OLDER PERSONS HANDLE FATIGUE AS WELL AS YOUNGER PERSONS
Callahan, D. M., Foulis, S. A., & Kent-Braun, J. A. (2008). Age-related fatigue resistance is contraction mode dependant. ACSM 55th Annual Meeting Indianapolis. Presentation number 1986.
This study tested the hypothesis that age-related fatigue resistance in the knee extensor muscles is related to contraction mode. Healthy, untrained young (age 21-33, M = 8; F = 8) and older (age 65-80, M = 8; F = 8) adults performed intermittent maximal isometric (five seconds duration, 50% duty cycle) and isokinetic (0.5 seconds, 25% duty cycle; 120 degrees/second) knee extensions for four minutes. Fatigue was expressed as the relative decline in force from baseline to the average of the final three contractions of the isometric, and final five contractions of the isokinetic protocol. Habitual physical activity level was determined by accelerometry for five days (mean counts per day). Preliminary analysis detected no gender effect, so data were collapsed by gender and analyzed.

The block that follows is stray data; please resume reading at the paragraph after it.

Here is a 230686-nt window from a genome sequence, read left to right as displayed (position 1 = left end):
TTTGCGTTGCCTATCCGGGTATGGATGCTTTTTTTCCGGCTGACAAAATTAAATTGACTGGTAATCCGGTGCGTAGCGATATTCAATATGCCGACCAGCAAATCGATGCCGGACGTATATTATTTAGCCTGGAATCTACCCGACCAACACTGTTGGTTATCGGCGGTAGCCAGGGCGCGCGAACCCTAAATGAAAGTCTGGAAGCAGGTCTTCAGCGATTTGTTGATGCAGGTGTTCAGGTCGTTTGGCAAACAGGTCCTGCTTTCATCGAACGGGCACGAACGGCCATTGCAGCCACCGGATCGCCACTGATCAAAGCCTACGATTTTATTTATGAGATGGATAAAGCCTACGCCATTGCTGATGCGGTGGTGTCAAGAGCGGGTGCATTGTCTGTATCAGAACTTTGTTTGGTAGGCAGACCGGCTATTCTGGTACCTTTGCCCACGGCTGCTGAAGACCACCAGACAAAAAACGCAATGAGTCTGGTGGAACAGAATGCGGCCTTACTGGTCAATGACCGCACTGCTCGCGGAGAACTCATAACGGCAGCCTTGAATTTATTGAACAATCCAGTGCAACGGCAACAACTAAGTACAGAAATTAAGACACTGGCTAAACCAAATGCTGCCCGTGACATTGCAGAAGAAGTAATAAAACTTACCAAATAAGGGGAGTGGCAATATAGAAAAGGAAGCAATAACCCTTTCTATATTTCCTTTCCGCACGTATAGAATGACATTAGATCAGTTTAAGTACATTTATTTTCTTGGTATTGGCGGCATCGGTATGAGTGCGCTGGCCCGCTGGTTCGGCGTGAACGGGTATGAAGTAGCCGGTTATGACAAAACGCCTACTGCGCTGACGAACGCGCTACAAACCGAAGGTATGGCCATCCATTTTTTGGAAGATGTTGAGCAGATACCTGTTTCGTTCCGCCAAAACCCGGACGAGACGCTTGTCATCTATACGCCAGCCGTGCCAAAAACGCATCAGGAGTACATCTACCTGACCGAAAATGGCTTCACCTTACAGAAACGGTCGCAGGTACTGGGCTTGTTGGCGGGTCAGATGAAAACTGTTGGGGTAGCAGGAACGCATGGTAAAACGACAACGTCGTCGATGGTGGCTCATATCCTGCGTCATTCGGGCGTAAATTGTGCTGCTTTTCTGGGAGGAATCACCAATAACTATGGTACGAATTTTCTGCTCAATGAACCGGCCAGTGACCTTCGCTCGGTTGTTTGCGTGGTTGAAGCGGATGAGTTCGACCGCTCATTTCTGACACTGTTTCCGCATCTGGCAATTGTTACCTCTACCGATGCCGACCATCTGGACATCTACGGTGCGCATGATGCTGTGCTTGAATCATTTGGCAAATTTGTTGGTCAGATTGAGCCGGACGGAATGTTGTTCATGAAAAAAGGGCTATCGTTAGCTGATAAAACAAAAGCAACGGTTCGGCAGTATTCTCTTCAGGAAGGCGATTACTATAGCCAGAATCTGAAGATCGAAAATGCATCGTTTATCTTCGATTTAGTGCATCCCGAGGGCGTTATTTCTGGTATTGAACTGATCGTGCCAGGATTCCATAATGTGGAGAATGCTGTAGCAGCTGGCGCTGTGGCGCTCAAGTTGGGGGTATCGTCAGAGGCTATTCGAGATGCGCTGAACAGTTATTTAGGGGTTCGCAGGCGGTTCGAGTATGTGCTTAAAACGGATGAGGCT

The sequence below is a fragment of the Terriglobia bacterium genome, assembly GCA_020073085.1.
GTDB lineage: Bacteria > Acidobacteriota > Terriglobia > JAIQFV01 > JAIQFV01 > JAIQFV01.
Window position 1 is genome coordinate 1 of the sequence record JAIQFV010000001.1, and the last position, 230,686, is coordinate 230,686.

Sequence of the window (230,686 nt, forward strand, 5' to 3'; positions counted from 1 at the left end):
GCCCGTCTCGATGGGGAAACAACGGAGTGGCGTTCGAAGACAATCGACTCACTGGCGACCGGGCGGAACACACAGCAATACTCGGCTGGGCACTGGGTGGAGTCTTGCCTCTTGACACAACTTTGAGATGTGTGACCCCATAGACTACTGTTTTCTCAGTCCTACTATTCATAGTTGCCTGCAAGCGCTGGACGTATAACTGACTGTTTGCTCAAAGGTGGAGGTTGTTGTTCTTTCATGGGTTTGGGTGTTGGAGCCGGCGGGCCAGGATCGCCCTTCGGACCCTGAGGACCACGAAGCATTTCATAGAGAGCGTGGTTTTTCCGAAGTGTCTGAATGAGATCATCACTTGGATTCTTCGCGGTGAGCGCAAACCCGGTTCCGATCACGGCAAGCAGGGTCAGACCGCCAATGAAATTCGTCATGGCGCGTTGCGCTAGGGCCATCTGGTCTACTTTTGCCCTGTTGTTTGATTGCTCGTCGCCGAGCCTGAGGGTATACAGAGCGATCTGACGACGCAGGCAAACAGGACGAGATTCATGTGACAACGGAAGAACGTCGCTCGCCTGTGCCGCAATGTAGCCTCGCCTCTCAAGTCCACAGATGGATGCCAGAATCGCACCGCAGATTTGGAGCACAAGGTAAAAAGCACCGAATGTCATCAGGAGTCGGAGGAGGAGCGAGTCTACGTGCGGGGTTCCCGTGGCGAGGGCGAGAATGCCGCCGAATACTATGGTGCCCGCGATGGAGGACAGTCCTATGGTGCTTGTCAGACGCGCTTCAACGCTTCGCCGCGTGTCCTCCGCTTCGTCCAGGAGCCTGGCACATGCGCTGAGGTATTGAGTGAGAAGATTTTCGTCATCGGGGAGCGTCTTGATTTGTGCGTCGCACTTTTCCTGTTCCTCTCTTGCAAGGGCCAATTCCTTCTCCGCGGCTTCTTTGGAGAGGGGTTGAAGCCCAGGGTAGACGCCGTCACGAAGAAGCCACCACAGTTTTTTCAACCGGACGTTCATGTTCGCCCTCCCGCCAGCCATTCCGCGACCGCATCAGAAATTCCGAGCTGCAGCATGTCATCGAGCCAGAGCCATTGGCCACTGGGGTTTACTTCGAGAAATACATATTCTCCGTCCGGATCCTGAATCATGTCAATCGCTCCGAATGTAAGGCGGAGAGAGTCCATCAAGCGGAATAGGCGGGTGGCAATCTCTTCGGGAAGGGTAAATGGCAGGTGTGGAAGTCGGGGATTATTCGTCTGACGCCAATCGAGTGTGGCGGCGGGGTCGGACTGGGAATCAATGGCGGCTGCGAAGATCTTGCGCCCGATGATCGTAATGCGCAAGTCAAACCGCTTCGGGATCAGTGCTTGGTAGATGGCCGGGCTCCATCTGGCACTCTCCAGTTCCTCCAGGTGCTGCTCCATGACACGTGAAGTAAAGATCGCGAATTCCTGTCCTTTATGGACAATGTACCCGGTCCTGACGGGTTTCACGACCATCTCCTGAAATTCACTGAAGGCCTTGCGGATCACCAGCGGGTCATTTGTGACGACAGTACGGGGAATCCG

The young and old groups were well matched for physical activity level. Fatigue differences were detected in the isometric protocol, with the older group having less fatigue than the younger group. In contrast, during the isokinetic protocol, no differences between groups were detected.
Implication. In activity-matched young and older adults, age-related fatigue resistance in the knee extensors depends on contraction mode, with the greater fatigue resistance in older persons observed during isometric contractions but not during dynamic contractions.
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